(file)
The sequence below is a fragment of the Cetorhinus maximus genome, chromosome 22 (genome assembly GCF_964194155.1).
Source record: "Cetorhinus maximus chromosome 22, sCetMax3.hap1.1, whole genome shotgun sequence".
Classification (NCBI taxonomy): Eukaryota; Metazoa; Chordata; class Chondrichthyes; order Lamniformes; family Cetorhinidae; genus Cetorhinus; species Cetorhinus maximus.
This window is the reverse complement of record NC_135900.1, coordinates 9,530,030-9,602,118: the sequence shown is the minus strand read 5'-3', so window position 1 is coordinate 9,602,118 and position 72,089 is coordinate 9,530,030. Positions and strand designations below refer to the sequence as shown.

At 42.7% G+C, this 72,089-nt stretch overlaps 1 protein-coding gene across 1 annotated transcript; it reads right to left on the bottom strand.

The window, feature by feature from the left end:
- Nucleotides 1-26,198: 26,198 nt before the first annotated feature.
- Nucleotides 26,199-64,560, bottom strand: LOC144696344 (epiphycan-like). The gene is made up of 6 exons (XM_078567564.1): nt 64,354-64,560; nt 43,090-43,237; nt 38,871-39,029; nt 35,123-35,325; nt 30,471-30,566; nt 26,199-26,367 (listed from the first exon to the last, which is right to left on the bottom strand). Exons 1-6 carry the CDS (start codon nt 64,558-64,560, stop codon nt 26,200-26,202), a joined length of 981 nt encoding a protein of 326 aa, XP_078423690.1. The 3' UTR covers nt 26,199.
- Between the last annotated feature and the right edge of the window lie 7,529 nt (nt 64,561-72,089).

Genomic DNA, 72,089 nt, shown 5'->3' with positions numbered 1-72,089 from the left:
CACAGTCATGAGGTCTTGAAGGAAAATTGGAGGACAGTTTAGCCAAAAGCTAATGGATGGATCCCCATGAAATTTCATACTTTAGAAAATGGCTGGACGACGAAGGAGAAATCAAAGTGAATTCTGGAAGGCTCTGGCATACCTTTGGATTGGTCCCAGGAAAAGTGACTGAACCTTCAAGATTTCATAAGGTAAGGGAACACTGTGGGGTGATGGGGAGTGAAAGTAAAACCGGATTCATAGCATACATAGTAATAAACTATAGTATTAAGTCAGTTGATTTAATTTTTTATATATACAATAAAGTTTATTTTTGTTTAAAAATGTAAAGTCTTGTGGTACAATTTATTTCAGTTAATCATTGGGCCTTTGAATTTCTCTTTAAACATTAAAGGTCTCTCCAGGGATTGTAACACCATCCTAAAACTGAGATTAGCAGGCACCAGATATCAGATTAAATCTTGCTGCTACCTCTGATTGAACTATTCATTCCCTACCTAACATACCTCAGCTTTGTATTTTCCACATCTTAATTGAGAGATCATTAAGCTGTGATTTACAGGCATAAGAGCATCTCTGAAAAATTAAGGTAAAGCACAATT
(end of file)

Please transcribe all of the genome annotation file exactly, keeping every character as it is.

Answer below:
The sequence below is a fragment of the Cetorhinus maximus genome, chromosome 22 (genome assembly GCF_964194155.1).
Source record: "Cetorhinus maximus chromosome 22, sCetMax3.hap1.1, whole genome shotgun sequence".
Classification (NCBI taxonomy): Eukaryota; Metazoa; Chordata; class Chondrichthyes; order Lamniformes; family Cetorhinidae; genus Cetorhinus; species Cetorhinus maximus.
This window is the reverse complement of record NC_135900.1, coordinates 9,530,030-9,602,118: the sequence shown is the minus strand read 5'-3', so window position 1 is coordinate 9,602,118 and position 72,089 is coordinate 9,530,030. Positions and strand designations below refer to the sequence as shown.

At 42.7% G+C, this 72,089-nt stretch overlaps 1 protein-coding gene across 1 annotated transcript; it reads right to left on the bottom strand.

The window, feature by feature from the left end:
- Nucleotides 1-26,198: 26,198 nt before the first annotated feature.
- Nucleotides 26,199-64,560, bottom strand: LOC144696344 (epiphycan-like). The gene is made up of 6 exons (XM_078567564.1): nt 64,354-64,560; nt 43,090-43,237; nt 38,871-39,029; nt 35,123-35,325; nt 30,471-30,566; nt 26,199-26,367 (listed from the first exon to the last, which is right to left on the bottom strand). Exons 1-6 carry the CDS (start codon nt 64,558-64,560, stop codon nt 26,200-26,202), a joined length of 981 nt encoding a protein of 326 aa, XP_078423690.1. The 3' UTR covers nt 26,199.
- Between the last annotated feature and the right edge of the window lie 7,529 nt (nt 64,561-72,089).

Genomic DNA, 72,089 nt, shown 5'->3' with positions numbered 1-72,089 from the left:
CACAGTCATGAGGTCTTGAAGGAAAATTGGAGGACAGTTTAGCCAAAAGCTAATGGATGGATCCCCATGAAATTTCATACTTTAGAAAATGGCTGGACGACGAAGGAGAAATCAAAGTGAATTCTGGAAGGCTCTGGCATACCTTTGGATTGGTCCCAGGAAAAGTGACTGAACCTTCAAGATTTCATAAGGTAAGGGAACACTGTGGGGTGATGGGGAGTGAAAGTAAAACCGGATTCATAGCATACATAGTAATAAACTATAGTATTAAGTCAGTTGATTTAATTTTTTATATATACAATAAAGTTTATTTTTGTTTAAAAATGTAAAGTCTTGTGGTACAATTTATTTCAGTTAATCATTGGGCCTTTGAATTTCTCTTTAAACATTAAAGGTCTCTCCAGGGATTGTAACACCATCCTAAAACTGAGATTAGCAGGCACCAGATATCAGATTAAATCTTGCTGCTACCTCTGATTGAACTATTCATTCCCTACCTAACATACCTCAGCTTTGTATTTTCCACATCTTAATTGAGAGATCATTAAGCTGTGATTTACAGGCATAAGAGCATCTCTGAAAAATTAAGGTAAAGCACAATT